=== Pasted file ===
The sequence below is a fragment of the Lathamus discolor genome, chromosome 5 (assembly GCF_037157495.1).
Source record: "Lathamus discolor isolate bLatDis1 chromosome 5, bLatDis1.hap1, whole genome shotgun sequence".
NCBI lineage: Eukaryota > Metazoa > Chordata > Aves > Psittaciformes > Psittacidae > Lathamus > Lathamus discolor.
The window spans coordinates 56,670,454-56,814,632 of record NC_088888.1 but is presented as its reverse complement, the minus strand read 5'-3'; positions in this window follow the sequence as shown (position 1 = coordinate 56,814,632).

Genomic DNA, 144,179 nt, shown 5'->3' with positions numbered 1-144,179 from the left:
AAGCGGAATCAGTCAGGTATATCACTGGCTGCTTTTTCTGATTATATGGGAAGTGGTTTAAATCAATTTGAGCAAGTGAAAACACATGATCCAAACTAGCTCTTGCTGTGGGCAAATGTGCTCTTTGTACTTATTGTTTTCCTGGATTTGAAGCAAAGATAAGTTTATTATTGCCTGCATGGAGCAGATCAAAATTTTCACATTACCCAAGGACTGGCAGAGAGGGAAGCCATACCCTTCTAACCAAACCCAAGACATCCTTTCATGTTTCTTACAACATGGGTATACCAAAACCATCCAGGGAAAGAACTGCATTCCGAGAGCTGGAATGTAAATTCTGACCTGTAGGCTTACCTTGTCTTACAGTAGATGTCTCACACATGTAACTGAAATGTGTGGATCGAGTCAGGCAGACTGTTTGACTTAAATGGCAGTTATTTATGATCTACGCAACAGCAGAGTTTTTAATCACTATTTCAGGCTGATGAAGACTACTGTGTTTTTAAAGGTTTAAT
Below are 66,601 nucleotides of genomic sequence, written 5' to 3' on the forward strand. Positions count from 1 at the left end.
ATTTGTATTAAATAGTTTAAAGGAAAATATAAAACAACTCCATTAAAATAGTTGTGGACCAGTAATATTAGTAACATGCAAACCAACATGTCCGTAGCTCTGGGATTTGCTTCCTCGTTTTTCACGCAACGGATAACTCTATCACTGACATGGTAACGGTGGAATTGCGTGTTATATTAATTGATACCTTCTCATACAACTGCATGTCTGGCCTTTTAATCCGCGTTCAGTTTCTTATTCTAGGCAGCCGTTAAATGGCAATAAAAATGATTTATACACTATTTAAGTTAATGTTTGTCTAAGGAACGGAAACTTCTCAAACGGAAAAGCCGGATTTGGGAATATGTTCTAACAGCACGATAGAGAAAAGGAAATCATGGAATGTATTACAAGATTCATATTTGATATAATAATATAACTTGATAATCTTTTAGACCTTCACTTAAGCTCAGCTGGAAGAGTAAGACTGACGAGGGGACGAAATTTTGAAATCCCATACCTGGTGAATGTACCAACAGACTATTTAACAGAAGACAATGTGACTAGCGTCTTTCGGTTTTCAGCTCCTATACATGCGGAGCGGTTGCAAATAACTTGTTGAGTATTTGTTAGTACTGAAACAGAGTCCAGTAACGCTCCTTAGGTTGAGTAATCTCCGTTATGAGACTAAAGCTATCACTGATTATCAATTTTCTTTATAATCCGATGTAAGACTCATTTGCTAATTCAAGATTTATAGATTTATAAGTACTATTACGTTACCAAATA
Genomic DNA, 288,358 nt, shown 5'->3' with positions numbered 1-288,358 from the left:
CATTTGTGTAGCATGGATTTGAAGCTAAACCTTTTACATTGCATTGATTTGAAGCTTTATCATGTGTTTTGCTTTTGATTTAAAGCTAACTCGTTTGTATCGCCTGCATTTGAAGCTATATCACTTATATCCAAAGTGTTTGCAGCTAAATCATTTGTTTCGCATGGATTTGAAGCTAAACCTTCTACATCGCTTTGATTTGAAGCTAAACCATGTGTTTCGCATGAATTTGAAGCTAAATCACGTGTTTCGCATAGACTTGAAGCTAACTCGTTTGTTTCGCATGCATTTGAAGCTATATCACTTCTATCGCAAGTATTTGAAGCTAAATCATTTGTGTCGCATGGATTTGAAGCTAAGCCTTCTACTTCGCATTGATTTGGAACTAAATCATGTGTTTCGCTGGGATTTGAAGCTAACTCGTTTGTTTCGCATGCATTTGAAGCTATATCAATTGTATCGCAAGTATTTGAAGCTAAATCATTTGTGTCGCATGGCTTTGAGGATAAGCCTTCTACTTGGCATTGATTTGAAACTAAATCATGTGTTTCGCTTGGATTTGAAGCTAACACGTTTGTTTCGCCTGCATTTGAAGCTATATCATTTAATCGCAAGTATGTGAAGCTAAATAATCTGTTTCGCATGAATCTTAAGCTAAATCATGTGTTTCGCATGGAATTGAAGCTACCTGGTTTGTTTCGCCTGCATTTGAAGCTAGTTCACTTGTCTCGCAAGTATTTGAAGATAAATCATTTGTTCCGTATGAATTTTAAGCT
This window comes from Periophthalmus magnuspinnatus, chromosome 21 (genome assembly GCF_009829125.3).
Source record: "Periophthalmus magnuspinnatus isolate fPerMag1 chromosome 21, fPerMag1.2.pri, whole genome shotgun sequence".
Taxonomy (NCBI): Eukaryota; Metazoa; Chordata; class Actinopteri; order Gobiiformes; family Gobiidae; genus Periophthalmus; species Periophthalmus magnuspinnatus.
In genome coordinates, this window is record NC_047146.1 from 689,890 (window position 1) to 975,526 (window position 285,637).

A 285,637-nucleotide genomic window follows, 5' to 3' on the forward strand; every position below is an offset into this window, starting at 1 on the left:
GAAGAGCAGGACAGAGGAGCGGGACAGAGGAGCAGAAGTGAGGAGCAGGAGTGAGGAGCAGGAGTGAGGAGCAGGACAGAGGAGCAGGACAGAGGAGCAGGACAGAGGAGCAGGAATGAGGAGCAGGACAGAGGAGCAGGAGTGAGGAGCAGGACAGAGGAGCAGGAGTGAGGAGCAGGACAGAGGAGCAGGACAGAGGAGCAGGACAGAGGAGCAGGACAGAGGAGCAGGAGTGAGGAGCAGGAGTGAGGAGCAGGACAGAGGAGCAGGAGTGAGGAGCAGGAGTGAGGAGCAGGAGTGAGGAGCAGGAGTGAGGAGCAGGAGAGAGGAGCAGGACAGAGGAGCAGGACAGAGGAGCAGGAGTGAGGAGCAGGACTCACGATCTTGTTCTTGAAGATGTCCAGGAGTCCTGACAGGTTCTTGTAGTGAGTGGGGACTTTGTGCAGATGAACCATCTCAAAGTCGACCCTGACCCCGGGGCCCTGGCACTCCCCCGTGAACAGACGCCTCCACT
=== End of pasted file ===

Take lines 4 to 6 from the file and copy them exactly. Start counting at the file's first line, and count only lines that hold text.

The window spans coordinates 56,670,454-56,814,632 of record NC_088888.1 but is presented as its reverse complement, the minus strand read 5'-3'; positions in this window follow the sequence as shown (position 1 = coordinate 56,814,632).

Genomic DNA, 144,179 nt, shown 5'->3' with positions numbered 1-144,179 from the left:
AAGCGGAATCAGTCAGGTATATCACTGGCTGCTTTTTCTGATTATATGGGAAGTGGTTTAAATCAATTTGAGCAAGTGAAAACACATGATCCAAACTAGCTCTTGCTGTGGGCAAATGTGCTCTTTGTACTTATTGTTTTCCTGGATTTGAAGCAAAGATAAGTTTATTATTGCCTGCATGGAGCAGATCAAAATTTTCACATTACCCAAGGACTGGCAGAGAGGGAAGCCATACCCTTCTAACCAAACCCAAGACATCCTTTCATGTTTCTTACAACATGGGTATACCAAAACCATCCAGGGAAAGAACTGCATTCCGAGAGCTGGAATGTAAATTCTGACCTGTAGGCTTACCTTGTCTTACAGTAGATGTCTCACACATGTAACTGAAATGTGTGGATCGAGTCAGGCAGACTGTTTGACTTAAATGGCAGTTATTTATGATCTACGCAACAGCAGAGTTTTTAATCACTATTTCAGGCTGATGAAGACTACTGTGTTTTTAAAGGTTTAAT